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I haven’t had time to update the website lately so I am trying to catch up on a few posts. The repotting work was actually done on March 11 of this year. I know it is a little late for repotting season now, but maybe there might be some nuggets that you can use next year or maybe, like me, you just like to see how others do things. Either way, here it goes:

The last time that this tree was repotted was in February of 2017, so it was time to do it again before the roots get too out of hand. Bald cypress (BC) are rock-stars when it comes to growth and can fill a pot with roots in no time, especially when you have it in a small one. This isn’t really a grave concern if you grow them in a tub of water like I do but you still need to repot regularly to keep the roots from turning into a tangled mess. The pot that I have it in is actually a little small and I have been looking for the right one that is a little larger, but haven’t found one yet. The tree before I get started:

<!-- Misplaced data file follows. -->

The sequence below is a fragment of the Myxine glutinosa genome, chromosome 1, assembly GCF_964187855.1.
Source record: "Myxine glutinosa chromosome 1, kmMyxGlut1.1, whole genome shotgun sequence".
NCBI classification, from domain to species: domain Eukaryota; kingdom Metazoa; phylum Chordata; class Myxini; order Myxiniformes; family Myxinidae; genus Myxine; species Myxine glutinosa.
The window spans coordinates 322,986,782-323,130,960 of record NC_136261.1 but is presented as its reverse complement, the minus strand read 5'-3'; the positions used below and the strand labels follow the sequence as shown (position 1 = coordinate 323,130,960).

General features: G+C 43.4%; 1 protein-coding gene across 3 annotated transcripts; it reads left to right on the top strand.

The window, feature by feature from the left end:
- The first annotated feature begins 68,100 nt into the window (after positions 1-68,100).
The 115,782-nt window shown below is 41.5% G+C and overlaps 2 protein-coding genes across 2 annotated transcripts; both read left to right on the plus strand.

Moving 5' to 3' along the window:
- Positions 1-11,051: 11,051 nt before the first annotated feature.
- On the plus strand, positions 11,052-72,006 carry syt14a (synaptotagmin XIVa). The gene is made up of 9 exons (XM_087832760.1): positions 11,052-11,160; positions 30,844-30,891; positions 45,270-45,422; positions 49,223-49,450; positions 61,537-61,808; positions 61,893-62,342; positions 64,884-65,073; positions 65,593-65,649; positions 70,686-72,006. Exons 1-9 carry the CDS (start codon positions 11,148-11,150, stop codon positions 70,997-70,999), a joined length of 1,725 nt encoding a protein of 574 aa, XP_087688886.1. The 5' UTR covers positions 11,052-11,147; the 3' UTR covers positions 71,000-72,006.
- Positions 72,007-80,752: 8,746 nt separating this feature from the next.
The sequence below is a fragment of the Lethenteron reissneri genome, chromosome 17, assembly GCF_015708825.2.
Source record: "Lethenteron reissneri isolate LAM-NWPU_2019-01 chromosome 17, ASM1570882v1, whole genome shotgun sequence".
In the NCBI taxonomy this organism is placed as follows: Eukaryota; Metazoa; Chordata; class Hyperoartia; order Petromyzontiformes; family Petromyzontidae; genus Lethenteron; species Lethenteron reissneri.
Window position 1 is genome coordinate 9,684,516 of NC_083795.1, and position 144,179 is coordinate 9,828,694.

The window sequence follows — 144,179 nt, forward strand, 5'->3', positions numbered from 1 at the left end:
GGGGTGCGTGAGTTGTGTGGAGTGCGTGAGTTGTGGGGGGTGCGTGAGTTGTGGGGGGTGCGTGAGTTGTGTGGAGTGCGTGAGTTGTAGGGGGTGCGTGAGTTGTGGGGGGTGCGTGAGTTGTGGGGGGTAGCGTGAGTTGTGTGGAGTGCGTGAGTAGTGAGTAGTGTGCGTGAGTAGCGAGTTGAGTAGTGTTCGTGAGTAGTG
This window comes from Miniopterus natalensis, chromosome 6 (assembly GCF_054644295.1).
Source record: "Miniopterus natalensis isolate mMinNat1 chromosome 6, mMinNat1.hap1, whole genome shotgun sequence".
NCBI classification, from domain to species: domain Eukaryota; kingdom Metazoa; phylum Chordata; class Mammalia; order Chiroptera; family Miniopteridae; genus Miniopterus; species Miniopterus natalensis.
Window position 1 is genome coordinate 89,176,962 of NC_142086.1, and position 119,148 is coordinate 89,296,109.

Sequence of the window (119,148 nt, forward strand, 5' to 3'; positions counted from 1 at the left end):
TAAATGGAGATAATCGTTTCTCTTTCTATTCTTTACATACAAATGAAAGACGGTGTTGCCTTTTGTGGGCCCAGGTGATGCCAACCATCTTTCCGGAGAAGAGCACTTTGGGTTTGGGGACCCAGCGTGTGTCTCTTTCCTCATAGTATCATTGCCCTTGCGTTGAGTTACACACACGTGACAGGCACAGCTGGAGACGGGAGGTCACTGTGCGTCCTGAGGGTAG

A quick look under the hood.  As you can see, it has completely filled the pot with roots in the two years since the last repot.  Since most of them are small roots it should not be too hard to comb them out.
It took about an hour or so to get them combed out and trimmed.  After cutting the root mass roughly in half, I mainly focused on removing any large roots that were growing straight down as I wanted to get it positioned lower in the pot.  I then just trimmed a couple of inches all the way around the edge of the roots to give it a little growing room.
The finished product, ready for another season’s growth.  I did not have time to take pictures of the process of getting it settled back in the pot, the time got away from me and it was dark.
I am thinking of shortening the jin this year.  The red line in the picture below is where I am thinking of reducing it to.  What do you think?
In my opinion, BC would be the perfect tree for a beginner to use to learn repotting techniques as they are very forgiving in that you can actually do a lot of root work without really impacting how well the tree will grow.